Introduction and preparation for the field study was conducted by Jarmo Perttunen and Kimmo Vänni and with the students they also visited Demola – Open innovation platform for students and companies in the Finlayson Area. During the visit the students had plenty of time for independent study which they used actively. Some of the students visited Helsinki for more material for their field study.
Students (Natsumi, Miho, Rikako, Kana, Chieko, Ai and Akane) in Virrat with Jukka Lampila and Kimmo Vänni
On Friday 2nd September, we made a field trip to Virrat. First we visited the Heritage Village where we were told about the history of Finnish way of life. Our guide took us to see the Herraskoski Canal, and at the Hali Forest Cottage the students experienced wood sawing the old fashioned way.  We had lunch at Holiday Island Marttinen, and the students enjoyed the buffet lunch whole-heartedly. Then it was time for some shopping in Palmroth Center where Marimekko shop was the main attraction. We were fortunate to have Jukka Lampila guide us through TAMK Campus and after visiting Virrat public library we headed to Toriseva scenery café for some coffee and apple pie with custard. The scenery was beautiful!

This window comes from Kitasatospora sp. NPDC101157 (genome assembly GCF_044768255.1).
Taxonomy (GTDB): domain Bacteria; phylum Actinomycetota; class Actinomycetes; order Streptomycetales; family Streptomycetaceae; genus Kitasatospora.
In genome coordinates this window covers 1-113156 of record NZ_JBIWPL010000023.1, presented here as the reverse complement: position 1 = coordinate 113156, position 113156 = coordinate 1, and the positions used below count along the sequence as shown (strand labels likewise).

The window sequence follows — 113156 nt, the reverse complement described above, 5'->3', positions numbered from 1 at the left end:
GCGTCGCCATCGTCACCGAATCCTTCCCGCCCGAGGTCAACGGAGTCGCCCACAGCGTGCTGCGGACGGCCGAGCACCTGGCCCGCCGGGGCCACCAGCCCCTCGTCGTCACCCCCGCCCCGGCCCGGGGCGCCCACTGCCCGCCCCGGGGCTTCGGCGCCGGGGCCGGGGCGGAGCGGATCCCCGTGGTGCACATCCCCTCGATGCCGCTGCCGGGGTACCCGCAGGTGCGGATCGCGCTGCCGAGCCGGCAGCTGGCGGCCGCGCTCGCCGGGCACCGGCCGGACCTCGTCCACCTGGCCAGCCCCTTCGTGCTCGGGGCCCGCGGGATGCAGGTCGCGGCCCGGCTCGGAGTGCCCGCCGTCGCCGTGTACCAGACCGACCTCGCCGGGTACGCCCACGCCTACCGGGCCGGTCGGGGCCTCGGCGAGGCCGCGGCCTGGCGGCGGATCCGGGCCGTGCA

During their last week, the students continued independent study by doing some surveys. They also visited some companies of their own field, for example Naistenlahti Power Plant, Turtola Citymarket, and Chef Heikki Ahopelto’s new Armas-perhe cheese factory from which the students were taken to a farm to get traditional Kyyttö-milk for the cheese.